A very interesting fact is that most of the other ancient civilizations of the World grew on the banks of the main rivers of that land – like the Mesopotamian Civilization grew on the banks of the River Tigris; the Egyptian Civilization grew on the banks of the River Nile; the Chinese Civilization depended on the River Yangtze. But our Sanatana Dharma and its Bharatiya Civilization did not depend on only one river. For us, all water bodies were holy and represented by Varun Dev. This is obvious from the Shloka, “Gangecha, Yamunecha, Narmada, Sindhu, Godavari, Kaveri; JalaySmin San Niddhim Kuru!” ie. Let the waters of Ganga, Yamuna, Narmada, Sindhu, Godavari and Kaveri join the water which I am using for my ablutions. That is why our culture is spread throughout Bharat Varsha, not just a small region. This is also one reason why despite so many invasions, Sanatana Dharma was preserved in this country.

The rivers Ganga and Yamuna are considered the holiest of the holy and a dip in their Prayag (point where they meet) is considered to get us rid of our sins and help us achieve Moksha. The waters of the Ganga are white and the Yamuna is believed to have darker water. Of course it is the minerals that are blended in the water which give it its colour. But is there another meaning to this? Our Rishis believed that everything found in this world is within us too. So the Ganga and the Yamuna flow within us too and we have a Prayag Sthaan too. Where is it? The Ida and the Pingala Nadis are the Ganga and Yamuna rivers respectively. These naadis meet at the Sushumna. Thus whosoever through their Yogic practices raise the Kundalini Shakti to meet at the Sushumna, acquire true knowledge or Brahman. Reaching this point their past karmas are dissolved and they attain Moksha.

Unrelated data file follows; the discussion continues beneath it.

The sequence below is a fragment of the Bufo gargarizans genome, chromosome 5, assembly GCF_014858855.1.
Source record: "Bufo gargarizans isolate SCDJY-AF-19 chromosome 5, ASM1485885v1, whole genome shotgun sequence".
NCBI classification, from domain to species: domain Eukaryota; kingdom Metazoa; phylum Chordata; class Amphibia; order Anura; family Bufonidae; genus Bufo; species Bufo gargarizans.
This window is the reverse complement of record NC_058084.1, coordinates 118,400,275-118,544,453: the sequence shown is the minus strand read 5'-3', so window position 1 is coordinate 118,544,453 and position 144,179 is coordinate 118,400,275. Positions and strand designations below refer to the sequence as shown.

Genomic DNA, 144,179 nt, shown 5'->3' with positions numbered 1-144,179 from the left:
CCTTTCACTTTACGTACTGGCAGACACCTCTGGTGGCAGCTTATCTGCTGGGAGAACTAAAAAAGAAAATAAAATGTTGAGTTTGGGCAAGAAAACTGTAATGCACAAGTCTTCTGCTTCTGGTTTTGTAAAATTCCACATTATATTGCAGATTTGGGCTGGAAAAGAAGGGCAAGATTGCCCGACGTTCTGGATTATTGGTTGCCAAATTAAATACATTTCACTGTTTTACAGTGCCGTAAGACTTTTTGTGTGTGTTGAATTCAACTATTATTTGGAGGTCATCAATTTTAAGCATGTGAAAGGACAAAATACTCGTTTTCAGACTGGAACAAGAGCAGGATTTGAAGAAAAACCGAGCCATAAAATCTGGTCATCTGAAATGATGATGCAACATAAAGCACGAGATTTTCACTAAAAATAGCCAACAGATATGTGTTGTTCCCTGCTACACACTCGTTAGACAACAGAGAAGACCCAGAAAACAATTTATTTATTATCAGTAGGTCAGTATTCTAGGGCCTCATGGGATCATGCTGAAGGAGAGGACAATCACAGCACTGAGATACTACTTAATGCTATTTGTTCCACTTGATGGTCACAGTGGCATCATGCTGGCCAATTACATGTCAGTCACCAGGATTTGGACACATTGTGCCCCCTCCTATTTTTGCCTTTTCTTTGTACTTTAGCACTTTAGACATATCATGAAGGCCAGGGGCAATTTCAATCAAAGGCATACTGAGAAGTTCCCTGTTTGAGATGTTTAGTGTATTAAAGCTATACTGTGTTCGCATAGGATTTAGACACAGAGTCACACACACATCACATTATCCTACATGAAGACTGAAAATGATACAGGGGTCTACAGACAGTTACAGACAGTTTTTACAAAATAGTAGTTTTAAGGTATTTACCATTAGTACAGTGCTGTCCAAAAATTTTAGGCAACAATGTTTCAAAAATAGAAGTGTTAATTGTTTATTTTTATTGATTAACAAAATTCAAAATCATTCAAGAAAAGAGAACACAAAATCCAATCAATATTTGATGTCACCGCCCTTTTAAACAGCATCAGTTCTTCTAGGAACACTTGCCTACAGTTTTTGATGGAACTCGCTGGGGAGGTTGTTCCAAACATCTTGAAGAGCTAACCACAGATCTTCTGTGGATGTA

Let us all join hands in the mission to clean up our water bodies; let us all understand the value of not throwing plastic and other rubbish in them; let us keep our rivers, ponds, wells clean and value them just as much as we value our own bodies. When we defile our bodies and minds, we defile our surroundings too. A clean and healthy life (Yoga), a clean environment (anti-dumping in our water bodies), cleaner energy sources (more use of renewable energy), cleaner Nation (Swacch Bharat) should be our goal. Jai Hind !!!

Rati Hegde